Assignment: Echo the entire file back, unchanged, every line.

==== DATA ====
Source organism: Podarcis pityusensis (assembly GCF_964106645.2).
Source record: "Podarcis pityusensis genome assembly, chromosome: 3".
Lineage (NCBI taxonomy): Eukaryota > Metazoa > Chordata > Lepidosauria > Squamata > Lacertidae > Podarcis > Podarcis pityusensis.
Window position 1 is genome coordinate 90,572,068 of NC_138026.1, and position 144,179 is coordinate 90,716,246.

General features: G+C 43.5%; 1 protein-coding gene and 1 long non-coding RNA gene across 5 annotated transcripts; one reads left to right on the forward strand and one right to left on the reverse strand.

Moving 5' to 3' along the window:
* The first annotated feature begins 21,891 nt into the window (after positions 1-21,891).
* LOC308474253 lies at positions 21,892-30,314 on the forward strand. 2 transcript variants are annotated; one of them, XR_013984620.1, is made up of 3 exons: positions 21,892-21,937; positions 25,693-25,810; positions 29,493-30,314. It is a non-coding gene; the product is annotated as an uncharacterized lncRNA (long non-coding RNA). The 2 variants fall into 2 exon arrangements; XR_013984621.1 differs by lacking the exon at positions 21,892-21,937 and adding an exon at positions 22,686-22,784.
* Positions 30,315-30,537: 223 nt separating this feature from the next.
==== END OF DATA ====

Source organism: Podarcis pityusensis (assembly GCF_964106645.2).
Source record: "Podarcis pityusensis genome assembly, chromosome: 3".
Lineage (NCBI taxonomy): Eukaryota > Metazoa > Chordata > Lepidosauria > Squamata > Lacertidae > Podarcis > Podarcis pityusensis.
Window position 1 is genome coordinate 90,572,068 of NC_138026.1, and position 144,179 is coordinate 90,716,246.

General features: G+C 43.5%; 1 protein-coding gene and 1 long non-coding RNA gene across 5 annotated transcripts; one reads left to right on the forward strand and one right to left on the reverse strand.

Moving 5' to 3' along the window:
* The first annotated feature begins 21,891 nt into the window (after positions 1-21,891).
* LOC308474253 lies at positions 21,892-30,314 on the forward strand. 2 transcript variants are annotated; one of them, XR_013984620.1, is made up of 3 exons: positions 21,892-21,937; positions 25,693-25,810; positions 29,493-30,314. It is a non-coding gene; the product is annotated as an uncharacterized lncRNA (long non-coding RNA). The 2 variants fall into 2 exon arrangements; XR_013984621.1 differs by lacking the exon at positions 21,892-21,937 and adding an exon at positions 22,686-22,784.
* Positions 30,315-30,537: 223 nt separating this feature from the next.